A COUNCILLOR fears Southend’s beaches could be shut as erosion of the foreshore unveils an ever increasing number of Second World War explosives.

Peter Wexham, Lib Dem councillor for Leigh, claims the apparently increasing levels of ordinance being found on the foreshore of Leigh, Chalkwell, Southend and Shoebury is a clear sign the covering layer of mud is eroding.

The retired fisherman said: “This stuff is explosive and if we are starting to get 30 or 40 at a time the beaches could be shut off if there is that much ordinance left out there.

“It seems to be getting worse. It has gone up from single figures to finds in their 30s.”

The Echo reported that the Army had to be called to detonate 32 shells found by bait digger Peter Tutt on New Year’s Eve.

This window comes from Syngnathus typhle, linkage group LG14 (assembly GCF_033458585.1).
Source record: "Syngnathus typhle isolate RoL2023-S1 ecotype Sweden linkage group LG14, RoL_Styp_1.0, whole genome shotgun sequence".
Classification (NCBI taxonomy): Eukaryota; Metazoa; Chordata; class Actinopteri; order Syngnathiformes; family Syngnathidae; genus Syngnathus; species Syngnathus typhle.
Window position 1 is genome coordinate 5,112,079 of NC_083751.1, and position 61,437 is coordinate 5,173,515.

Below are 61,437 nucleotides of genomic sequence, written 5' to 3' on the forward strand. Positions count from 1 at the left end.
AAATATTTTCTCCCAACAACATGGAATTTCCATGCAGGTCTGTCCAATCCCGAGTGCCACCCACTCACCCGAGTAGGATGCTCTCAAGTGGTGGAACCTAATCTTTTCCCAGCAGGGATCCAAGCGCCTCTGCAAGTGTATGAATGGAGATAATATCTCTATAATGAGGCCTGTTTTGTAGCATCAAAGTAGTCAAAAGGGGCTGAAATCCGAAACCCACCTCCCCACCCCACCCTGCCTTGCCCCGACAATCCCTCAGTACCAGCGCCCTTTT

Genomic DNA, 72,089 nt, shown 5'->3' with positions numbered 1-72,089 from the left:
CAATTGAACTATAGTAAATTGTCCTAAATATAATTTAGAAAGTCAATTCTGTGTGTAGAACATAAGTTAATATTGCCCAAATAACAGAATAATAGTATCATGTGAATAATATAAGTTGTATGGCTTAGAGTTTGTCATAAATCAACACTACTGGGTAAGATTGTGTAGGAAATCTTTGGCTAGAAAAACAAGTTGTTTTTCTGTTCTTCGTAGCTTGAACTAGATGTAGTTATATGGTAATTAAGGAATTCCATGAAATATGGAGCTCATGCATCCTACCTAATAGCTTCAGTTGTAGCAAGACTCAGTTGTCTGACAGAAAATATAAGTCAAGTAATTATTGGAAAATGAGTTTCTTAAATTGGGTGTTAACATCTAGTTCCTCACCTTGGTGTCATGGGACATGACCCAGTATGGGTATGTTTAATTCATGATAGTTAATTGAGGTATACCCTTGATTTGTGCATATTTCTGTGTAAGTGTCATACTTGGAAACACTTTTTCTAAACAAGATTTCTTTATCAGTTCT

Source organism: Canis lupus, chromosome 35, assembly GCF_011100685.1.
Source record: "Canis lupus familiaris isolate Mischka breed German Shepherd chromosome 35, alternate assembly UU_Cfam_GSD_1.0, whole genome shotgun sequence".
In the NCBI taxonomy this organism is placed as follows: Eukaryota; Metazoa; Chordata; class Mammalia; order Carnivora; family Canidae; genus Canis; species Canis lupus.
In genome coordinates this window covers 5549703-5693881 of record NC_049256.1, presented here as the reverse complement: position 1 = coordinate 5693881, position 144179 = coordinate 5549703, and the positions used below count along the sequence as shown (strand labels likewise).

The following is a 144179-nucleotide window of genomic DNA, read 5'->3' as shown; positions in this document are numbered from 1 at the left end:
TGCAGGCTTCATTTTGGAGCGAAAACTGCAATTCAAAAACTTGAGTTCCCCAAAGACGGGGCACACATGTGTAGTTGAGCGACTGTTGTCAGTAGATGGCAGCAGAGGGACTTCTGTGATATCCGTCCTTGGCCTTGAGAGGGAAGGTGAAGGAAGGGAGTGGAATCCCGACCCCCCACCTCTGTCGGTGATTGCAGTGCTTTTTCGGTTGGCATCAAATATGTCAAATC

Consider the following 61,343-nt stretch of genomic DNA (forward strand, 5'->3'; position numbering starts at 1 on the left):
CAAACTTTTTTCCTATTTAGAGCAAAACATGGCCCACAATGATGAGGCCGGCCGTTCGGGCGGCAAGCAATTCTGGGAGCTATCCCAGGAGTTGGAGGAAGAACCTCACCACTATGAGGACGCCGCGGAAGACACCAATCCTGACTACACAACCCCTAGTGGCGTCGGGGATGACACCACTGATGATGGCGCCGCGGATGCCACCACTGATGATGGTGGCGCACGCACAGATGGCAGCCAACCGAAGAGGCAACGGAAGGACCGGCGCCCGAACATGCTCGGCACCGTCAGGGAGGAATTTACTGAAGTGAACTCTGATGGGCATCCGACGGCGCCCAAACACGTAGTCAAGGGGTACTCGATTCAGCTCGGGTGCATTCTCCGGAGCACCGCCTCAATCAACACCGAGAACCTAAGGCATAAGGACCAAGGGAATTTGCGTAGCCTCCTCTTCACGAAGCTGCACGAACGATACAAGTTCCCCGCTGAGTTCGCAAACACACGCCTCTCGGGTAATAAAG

The coastguard regularly calls in the bomb squad after shells left over from the world wars are uncovered by fishermen, bait digger and bathers along the estuary.

But Mr Wexham, who has been raising concerns over the erosion of the foreshore since last August, fears the number of shells found each time has increased dramatically over the past year, suggesting the mud is receding.

He said: “I can only assume it shows the erosion is going further out towards the edge of Hadleigh Ray between Westcliff and Chalkwell.

“At the moment there is still a lot of mud out there and there are no features standing out as there is at the shore end.

“It can only show the mud is lowering and bait differs are bringing up stuff which is lower down.”

The Environment Agency, Natural England and Southend Council are investigating the erosion of the foreshore with the help of DP World, an Dubai-based conglomerate that is digging a channel down the estuary so large containers can reach the super port it is building at Corringham.